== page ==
Fridge Horror: Remember how the group of people at the lowest level of Taris went off to find the Promised Land in KOTOR? Well, assuming that they survived the destruction of Taris, a very disconcerting thing was found in the unused voice clips of KOTOR II. Read on if you dare. The HK-50's are talking about the Droid Factory, and how there is more than one factory. One of them comments on how there was one located on Taris. If the Promised Land was, in actuality, a Droid Factory that contained very hostile droids, then that means the group of people are.... That is Fridge Horror.
Not quite. HK-50s may not have been in production at the time, and the factory could have been built after the destruction of Taris. After all, no ones going to find (or expect to find) a droid factory in the giant smoking pile of rubble that remained of Taris.
You want Fridge Horror? How about this. You just convinced a bunch of people in an underground bunker of a city, surely the safest place on the planet, to pack up and leave for what one expects would be a green outdoorsy type place. I don't think anyone would call more tunnels and sewers "paradise". A couple days later, the entire surface of the planet was bombarded with turbolasers. If paradise WAS there, it isn't anymore. If they were in paradise when this happened, THEY aren't there anymore either. Congratulations, Light-Side Jedi, you just sent an entire settlement to their deaths!
Another awful piece of Fridge Horror. Remember Dr. Zelka Forn, the stubborn but selfless medic working on a cure for Rakghoul Plague and keeping dying Republic soldiers comfortable, despite risking discovery from the Sith? His medical center on Taris is still reasonably intact by the time Star Wars: The Old Republic rolls around, enough so that generators work and a viable sample of his vaccine is still sitting in the basement. It means he likely survived the carpet bombing, and spent the life he had left hip-deep in the wounded and dying with no one coming to help them and his supplies running out.
If you go to Korriban before she gets captured, everybody decides that Bastila should stay on the Ebon Hawk since all the Sith are looking for her and she'd be easily recognized. Makes sense. But wait. Back on Taris, wasn't she running around in public all over a planet crawling with Sith troopers? Why did she not stay in hiding then, or create some sort of disguise? If anything, you'd think that the Sith troopers on Taris would be more likely to recognize her than the teachers and students at the Sith Academy. The ones on Taris had fought her before her ship crashed and had been given her description and orders to track her down and bring her in. The people at the Academy, on the other hand, were pretty far away from the front lines and would probably be less familiar with her.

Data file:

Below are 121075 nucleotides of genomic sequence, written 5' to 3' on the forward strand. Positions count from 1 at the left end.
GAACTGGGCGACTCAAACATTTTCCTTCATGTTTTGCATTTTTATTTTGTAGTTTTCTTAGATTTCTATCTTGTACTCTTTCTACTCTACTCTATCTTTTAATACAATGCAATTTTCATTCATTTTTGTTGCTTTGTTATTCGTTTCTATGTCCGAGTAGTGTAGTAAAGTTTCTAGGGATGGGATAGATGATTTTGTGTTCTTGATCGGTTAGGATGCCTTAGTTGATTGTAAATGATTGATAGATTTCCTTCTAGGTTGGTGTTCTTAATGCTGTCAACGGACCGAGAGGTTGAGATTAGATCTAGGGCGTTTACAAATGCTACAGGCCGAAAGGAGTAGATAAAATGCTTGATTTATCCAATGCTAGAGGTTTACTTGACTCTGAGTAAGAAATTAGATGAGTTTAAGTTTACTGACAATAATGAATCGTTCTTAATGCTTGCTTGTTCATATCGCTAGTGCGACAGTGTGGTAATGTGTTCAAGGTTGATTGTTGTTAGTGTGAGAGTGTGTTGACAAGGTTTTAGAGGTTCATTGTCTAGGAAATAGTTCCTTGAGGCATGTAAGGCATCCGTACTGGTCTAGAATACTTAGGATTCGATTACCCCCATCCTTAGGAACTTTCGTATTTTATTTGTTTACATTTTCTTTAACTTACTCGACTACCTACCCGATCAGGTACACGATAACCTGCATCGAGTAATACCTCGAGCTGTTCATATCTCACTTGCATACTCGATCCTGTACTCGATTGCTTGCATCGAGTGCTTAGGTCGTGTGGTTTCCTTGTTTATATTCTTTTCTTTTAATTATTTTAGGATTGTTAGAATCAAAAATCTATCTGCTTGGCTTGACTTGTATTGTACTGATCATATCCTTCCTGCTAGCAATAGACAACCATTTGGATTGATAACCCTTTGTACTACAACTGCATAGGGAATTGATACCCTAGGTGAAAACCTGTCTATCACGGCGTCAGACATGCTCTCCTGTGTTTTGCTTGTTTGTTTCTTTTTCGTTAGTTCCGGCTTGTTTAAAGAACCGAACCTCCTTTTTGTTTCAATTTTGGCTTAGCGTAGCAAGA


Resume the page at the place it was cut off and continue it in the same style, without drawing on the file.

One could assume that maybe she had been using the force as a perception filter. Meanwhile, the people on Korriban are Force-sensitive, so they'd probably be immune to such things.
Another possibility would be that her pod crashed in the middle levels of megalopolis, and we know that middle and lower levels weren't under control of Sith forces, but controlled by gangs instead (at least in middle levels case). By said gang members she was captured eventually.
They explicitly say in the game why Korriban is a problem for Bastila: Most of the Sith at the academy there were formerly Jedi, they would know her personally from when they were at the Jedi Academy together. That's the issue, not just that Sith in general would recognize her, but that she'd run into old friends and classmates that aren't just operating on a description or picture.
The troopers on Taris upper levels are possibly notToo Dumb to Live and taking care of their own hide. A solo grunt Sith trooper (and maybe two of them, if they're patrolling near each other) might have second thoughts trying to bring in a known Jedi being escorted by two bodyguards (i.e. Carth and the Player Character) because the trooper knows s/he'll just get killed. The trooper can call for backup, but that'll alert their superior—and maybe even Darth Malak or Admiral Karath—that something is up, and the price for failure is execution so they'll die anyway after they somehow survive their encounter with the Jedi.